Romania’s central bank on Tuesday cut its key interest rate for the sixth session in a row to a new low as it expects inflation to embark on a slight uptrend from the current low levels.
The Board of the National Bank of Romania reduced the monetary policy rate to 2 percent from 2.25 percent, in line with economists’ expectations. In February, the bank cut the rate by 25 basis points.
The central bank has lowered the rate steadily from 3.5 percent in five quarter-point reductions since August last year.
“Looking ahead, evidence so far suggests the annual inflation rate embarking on a slight uptrend, still below the lower bound of the variation band of the flat target, reflecting in particular the combined effect of developments in volatile prices and of the narrowing, yet still significant negative output gap,” the bank said in a statement.
“The uncertainty surrounding this outlook arises from both the external environment – mostly from the geopolitical tensions in the region, the situation in Greece and the euro area, and from the growing divergence between the monetary policy stances pursued by major central banks worldwide – and the domestic environment.”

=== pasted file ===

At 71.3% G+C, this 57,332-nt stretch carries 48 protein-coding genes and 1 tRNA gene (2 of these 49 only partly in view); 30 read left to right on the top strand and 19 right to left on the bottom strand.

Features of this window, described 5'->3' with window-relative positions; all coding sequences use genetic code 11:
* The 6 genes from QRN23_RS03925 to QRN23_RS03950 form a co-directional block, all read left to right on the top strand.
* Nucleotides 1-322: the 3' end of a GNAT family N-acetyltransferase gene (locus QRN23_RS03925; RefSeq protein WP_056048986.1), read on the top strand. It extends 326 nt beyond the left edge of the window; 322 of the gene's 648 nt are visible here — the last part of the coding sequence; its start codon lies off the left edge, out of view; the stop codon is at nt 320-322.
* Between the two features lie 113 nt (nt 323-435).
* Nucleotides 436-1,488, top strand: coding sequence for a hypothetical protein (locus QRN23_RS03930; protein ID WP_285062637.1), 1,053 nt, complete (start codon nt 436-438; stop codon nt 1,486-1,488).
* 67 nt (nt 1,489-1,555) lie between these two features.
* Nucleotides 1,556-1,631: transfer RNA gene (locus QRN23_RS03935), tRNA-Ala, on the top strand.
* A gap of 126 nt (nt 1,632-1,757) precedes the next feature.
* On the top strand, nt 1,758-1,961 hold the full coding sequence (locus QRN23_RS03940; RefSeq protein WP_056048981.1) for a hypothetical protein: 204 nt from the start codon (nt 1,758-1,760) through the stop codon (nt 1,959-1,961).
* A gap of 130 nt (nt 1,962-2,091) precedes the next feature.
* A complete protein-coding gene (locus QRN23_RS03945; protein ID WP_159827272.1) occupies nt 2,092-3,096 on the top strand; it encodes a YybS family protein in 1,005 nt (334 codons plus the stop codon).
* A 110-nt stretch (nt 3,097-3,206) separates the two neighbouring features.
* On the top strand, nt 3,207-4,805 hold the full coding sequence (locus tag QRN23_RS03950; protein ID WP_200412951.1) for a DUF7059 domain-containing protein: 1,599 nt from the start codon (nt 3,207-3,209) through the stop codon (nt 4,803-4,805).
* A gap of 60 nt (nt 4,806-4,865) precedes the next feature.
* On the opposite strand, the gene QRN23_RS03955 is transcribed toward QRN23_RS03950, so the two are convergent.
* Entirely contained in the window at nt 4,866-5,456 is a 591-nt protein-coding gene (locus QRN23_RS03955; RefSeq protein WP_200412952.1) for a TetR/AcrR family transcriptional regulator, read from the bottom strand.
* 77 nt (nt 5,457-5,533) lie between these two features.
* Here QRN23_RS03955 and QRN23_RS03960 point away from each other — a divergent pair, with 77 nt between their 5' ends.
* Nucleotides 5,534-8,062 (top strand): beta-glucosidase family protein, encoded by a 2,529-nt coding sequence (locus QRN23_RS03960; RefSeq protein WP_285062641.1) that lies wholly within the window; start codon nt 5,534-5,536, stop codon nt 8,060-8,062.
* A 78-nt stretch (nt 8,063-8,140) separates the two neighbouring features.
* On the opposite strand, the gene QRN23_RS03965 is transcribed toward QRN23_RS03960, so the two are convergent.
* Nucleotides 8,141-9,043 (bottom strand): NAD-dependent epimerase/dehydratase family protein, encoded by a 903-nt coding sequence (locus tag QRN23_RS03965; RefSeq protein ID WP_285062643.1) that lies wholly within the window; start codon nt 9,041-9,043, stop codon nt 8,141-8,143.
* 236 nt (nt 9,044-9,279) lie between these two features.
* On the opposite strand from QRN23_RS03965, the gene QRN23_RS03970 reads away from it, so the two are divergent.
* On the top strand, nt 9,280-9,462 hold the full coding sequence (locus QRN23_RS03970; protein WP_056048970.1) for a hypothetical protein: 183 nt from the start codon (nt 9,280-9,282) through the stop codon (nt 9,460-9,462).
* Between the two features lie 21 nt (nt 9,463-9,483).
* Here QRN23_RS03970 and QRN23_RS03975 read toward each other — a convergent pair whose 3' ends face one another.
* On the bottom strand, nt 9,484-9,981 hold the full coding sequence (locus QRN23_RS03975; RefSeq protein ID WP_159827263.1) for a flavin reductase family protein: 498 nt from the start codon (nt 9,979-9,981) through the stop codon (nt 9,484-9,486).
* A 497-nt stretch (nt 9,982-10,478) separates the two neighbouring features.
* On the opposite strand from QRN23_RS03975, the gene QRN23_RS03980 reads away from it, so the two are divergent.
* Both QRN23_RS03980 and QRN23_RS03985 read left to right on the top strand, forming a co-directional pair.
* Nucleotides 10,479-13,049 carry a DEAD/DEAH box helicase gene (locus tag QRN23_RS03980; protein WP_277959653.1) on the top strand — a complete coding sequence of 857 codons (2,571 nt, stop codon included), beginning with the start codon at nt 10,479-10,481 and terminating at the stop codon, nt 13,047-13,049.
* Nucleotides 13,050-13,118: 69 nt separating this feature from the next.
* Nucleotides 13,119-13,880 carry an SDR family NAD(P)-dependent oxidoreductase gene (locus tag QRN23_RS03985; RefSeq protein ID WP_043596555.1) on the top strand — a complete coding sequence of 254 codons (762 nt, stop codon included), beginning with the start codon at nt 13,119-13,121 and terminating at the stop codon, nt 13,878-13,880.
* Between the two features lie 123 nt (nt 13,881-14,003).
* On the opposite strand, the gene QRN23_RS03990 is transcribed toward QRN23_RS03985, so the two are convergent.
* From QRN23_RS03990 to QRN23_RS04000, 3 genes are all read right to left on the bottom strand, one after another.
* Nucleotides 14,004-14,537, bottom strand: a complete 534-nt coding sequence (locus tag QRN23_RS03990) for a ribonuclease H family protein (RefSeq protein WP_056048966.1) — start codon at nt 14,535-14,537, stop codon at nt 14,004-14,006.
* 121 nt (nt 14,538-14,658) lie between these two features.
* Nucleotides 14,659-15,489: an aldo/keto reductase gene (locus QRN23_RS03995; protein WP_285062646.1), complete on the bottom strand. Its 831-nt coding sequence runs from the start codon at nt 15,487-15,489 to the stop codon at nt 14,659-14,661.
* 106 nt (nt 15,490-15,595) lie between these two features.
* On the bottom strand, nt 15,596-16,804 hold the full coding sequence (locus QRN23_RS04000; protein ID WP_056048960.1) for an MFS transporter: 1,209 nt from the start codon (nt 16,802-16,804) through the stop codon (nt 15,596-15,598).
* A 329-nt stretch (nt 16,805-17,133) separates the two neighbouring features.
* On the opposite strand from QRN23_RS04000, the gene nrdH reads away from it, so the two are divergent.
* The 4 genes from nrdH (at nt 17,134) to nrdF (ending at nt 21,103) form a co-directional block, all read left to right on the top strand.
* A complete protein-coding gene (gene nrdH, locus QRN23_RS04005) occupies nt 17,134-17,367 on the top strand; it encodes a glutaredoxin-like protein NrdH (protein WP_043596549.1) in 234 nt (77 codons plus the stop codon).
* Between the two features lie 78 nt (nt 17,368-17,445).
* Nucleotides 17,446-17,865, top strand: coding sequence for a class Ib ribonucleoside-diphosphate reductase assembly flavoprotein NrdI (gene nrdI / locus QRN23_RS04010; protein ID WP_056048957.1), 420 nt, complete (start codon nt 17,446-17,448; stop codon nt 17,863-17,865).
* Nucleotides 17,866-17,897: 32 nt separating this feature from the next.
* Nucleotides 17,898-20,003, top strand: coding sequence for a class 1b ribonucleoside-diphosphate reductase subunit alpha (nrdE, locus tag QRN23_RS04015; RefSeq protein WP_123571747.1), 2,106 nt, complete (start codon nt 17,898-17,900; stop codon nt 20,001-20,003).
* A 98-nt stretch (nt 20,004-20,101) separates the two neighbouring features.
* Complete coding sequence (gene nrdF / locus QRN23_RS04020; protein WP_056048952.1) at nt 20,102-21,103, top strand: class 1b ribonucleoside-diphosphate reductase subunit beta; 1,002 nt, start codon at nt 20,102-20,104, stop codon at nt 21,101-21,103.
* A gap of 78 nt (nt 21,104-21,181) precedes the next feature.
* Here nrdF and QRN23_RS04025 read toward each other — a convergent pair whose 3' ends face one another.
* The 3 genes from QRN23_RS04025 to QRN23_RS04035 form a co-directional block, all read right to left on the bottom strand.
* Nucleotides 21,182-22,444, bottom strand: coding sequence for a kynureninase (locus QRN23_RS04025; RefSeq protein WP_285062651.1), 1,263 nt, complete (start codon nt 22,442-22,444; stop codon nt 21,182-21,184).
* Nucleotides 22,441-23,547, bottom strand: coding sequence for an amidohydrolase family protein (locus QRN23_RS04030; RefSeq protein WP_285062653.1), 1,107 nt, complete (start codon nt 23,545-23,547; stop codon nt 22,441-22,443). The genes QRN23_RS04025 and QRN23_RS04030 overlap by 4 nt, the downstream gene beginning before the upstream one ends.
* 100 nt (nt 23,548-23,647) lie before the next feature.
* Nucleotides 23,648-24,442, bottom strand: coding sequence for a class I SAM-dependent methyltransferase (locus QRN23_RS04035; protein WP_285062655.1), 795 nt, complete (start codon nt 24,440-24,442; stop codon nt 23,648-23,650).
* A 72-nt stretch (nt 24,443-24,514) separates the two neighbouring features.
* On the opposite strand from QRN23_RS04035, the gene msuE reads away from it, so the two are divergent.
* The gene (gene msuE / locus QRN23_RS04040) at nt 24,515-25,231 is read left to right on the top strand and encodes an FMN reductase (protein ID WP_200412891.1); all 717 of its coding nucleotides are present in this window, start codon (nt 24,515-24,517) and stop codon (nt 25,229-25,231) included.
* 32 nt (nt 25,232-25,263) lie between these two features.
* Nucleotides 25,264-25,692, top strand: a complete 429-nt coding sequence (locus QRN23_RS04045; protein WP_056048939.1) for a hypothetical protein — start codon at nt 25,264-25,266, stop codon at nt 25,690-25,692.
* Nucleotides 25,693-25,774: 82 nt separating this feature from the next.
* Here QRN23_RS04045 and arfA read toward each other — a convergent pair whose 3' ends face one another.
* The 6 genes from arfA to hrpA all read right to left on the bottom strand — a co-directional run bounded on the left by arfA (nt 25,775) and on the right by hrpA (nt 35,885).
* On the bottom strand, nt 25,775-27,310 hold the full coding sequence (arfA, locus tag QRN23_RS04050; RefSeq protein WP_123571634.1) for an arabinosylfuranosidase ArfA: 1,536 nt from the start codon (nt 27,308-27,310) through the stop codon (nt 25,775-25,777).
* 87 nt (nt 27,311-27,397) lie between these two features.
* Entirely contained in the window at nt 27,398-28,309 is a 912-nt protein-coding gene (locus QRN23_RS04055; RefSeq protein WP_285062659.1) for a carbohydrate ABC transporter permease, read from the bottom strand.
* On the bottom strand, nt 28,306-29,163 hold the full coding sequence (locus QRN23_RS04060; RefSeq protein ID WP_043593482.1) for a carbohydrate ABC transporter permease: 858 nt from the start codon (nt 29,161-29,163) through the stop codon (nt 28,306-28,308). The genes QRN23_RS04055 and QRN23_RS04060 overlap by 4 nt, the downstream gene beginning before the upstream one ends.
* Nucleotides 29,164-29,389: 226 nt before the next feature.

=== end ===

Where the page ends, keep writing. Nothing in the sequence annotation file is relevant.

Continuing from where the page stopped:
Inflation held steady at 0.4 percent in February, which is way off the bank’s aim to keep inflation between 1.5 percent and 3.5 percent.
The economy grew 2.6 percent in the fourth quarter, which was slower than the 3.3 percent expansion in the previous three months. In 2014, the economy grew 2.9 percent.
The bank also said it narrowed the symmetrical corridor of interest rates on its standing facilities around the policy rate to ?1.75 percentage points from ?2.00 percentage points.
Consequently, the deposit rate was left unchanged at 0.25 percent, while the lending facility, or lombard rate, was cut to 3.75 percent from 4.25 percent.
Policymakers also left unchanged the current levels of minimum reserve requirement ratios on liabilities of credit institutions. The ratios will be adjusted, in compliance with the long-term programme for bringing them into line with European levels, when domestic and external conditions allow it, the bank said.
“The decisions are meant to ensure price stability over the medium term, in line with the 2.5 percent ?1 percentage point flat target, in a manner supportive of economic growth, also by restoring confidence and reinvigorating lending,” the bank said.
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